Interview of Lara Jean Marshell by Rose Sejean
From child actor to Aussie in L.A, Lara Jean Marshall lives and breathes her craft. We got chatting about the ‘good old days’ on hit T.V series The Saddle Club, why it’s a great time to be a woman on screen, and her message to teens.
Lara and I are brunching at Southbank’s Bear Brass, a Melbourne gem on the café-strip along the Yarra River. These days Lara is based in L.A but we’ve caught up during one of her brief visits home. Did I mention we’re also buddies from way back? We can’t help but giggle at ourselves as we attempt to conduct a serious interview, but after a few false starts we hit our stride.
The coolest thing about interviewing a friend is that you get to discover heaps of new stuff about them. One of my first discoveries was that Lara was born in Reading, England,
“My dad was studying to be a doctor over there.”
Her family, which also includes her English teacher mother and two younger brothers, then relocated to Australia where her father set up his practice in Mount Eliza, a small seaside town on the Mornington Peninsula.
“When I was at school, we’d sometimes sneak off on our lunch breaks to go for a swim at the beach and rush back to class afterwards,” she reminisces. “It’s one of those towns where everyone knows everyone.”
Lara was first ‘bitten by the acting bug’ at 10, when she played ‘young Eponine’ in the 1998 Australian tour of Les Miserables. She recalls sitting side-stage while Rachel Beck sang ‘I Dreamed a Dream’, falling in love with her and with acting,
“For me, it’s all about storytelling; that’s what brings people together.”
It was her next major job that would catapult her into the spotlight; you know, the one with all the horses and whatnot?
“When I got the part in The Saddle Club, I was playful and ready for anything. I feel like when we grow up we start to worry so much more about what the casting team think of us; what we wear, how we look, if our objectives are right, but when you’re a kid, you just play.”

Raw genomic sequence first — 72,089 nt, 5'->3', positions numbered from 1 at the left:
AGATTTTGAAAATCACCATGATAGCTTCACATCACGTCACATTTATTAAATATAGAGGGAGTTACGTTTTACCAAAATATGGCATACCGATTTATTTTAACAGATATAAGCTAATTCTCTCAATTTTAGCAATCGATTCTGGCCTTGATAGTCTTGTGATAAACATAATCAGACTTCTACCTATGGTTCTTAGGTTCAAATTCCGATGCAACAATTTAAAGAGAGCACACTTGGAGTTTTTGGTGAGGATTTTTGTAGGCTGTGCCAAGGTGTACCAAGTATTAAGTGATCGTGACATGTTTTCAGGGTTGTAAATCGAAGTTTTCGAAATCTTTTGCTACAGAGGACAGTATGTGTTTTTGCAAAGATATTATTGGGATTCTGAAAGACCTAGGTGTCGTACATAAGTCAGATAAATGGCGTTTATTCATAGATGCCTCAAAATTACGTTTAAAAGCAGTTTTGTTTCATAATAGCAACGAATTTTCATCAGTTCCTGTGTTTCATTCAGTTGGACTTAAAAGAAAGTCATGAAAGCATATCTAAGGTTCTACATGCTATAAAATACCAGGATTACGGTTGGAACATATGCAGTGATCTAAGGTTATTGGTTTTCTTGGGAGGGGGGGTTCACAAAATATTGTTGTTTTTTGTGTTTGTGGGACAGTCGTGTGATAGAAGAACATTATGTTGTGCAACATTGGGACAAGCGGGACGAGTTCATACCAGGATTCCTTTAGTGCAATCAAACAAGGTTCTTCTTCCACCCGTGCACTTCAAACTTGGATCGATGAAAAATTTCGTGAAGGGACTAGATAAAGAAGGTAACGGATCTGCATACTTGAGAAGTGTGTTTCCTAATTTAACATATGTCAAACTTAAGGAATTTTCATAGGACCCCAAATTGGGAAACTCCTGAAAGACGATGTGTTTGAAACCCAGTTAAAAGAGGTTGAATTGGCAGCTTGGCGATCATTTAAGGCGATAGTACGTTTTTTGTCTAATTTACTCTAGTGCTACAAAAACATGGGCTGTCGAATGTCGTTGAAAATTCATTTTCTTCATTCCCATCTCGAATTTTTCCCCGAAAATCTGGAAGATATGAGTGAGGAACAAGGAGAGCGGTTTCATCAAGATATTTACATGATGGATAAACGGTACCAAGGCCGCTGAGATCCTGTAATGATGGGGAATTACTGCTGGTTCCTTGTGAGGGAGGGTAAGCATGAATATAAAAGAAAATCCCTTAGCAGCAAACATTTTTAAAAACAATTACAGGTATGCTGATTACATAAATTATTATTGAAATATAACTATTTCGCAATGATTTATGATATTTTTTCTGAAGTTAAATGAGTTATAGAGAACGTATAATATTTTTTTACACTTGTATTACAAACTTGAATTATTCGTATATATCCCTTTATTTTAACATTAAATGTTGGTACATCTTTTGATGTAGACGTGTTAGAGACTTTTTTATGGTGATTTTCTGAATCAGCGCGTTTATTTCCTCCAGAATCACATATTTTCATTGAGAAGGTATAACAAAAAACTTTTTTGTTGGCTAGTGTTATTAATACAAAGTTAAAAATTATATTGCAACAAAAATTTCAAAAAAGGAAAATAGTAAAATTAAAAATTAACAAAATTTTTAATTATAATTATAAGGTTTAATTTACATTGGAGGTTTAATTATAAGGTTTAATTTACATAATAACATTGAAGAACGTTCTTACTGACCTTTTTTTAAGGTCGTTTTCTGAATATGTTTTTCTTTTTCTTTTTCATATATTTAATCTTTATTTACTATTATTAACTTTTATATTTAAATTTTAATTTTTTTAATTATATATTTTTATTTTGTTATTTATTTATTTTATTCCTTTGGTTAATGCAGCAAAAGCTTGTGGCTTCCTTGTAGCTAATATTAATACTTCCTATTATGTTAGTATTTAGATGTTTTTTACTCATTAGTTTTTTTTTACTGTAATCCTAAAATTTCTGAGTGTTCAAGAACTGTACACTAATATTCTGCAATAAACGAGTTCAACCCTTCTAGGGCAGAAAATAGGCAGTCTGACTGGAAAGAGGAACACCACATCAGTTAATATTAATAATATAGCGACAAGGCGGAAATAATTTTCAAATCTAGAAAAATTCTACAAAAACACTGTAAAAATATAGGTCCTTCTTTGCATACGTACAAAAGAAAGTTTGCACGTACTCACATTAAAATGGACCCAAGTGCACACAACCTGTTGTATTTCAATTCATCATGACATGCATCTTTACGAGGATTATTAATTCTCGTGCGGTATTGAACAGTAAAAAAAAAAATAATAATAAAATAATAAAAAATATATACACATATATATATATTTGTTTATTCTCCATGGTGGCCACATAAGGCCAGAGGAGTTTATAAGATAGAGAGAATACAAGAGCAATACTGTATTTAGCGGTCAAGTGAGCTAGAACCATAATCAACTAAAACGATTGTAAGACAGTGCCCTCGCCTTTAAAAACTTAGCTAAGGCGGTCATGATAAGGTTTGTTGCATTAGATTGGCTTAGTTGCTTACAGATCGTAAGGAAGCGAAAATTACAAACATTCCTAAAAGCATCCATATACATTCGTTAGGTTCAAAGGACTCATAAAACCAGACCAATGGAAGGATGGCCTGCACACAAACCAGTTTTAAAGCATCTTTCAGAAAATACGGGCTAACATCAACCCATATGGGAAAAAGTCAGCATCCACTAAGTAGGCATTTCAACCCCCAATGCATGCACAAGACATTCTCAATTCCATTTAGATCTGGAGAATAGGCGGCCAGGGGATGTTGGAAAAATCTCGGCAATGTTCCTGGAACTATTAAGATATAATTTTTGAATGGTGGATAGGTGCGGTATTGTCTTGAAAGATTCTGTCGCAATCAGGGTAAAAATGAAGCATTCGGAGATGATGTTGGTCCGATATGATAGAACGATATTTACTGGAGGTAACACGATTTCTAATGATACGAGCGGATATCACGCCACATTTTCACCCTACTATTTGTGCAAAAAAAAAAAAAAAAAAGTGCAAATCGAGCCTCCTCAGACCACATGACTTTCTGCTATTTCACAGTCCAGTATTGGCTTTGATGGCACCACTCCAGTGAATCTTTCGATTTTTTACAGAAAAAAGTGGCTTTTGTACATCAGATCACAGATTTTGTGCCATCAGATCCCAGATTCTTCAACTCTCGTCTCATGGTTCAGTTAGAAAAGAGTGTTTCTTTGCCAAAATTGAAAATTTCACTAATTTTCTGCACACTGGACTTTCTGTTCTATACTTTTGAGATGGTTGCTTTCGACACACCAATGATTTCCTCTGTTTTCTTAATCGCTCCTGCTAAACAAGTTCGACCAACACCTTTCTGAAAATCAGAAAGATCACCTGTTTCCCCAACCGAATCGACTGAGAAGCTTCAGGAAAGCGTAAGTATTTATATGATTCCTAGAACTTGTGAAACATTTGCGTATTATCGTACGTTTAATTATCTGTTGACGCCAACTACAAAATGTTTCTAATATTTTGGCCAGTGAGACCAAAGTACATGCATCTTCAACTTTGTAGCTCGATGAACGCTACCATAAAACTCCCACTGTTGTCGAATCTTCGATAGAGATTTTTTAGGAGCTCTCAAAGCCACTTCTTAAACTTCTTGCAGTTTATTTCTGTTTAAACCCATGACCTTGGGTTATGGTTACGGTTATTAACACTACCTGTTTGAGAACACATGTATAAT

Lara was 12 when she was cast as loyal, ‘honour-roll student’ ‘Lisa’,
“When my parents were phoned, they were really shocked; I don’t think they ever expected it. I just remember my mum on the phone downstairs calling out to me, ‘Ah, do you want this role on The Saddle Club?’” She laughs.
It wasn’t long before Lara and co-stars (and BFFs) Keenan Mac William and Sophie Bennet were household names with three gold-record albums under their belts and their adorable faces slapped on kids’ lunchboxes the world over. Horse-riding schools didn’t do too badly either.
“In a way, we had to grow up early, but it was one of the best times of my life… When I reflect on the amount of hard work we put in back then, I’m really proud of myself,” she says.
Let’s just take a moment to appreciate that at the helm of the hugely successful series were three female characters, banding together in friendship. And despite such a notion, The Saddle Club still managed to (and continues to) attract a mass following of all genders. Not so radical, cynics.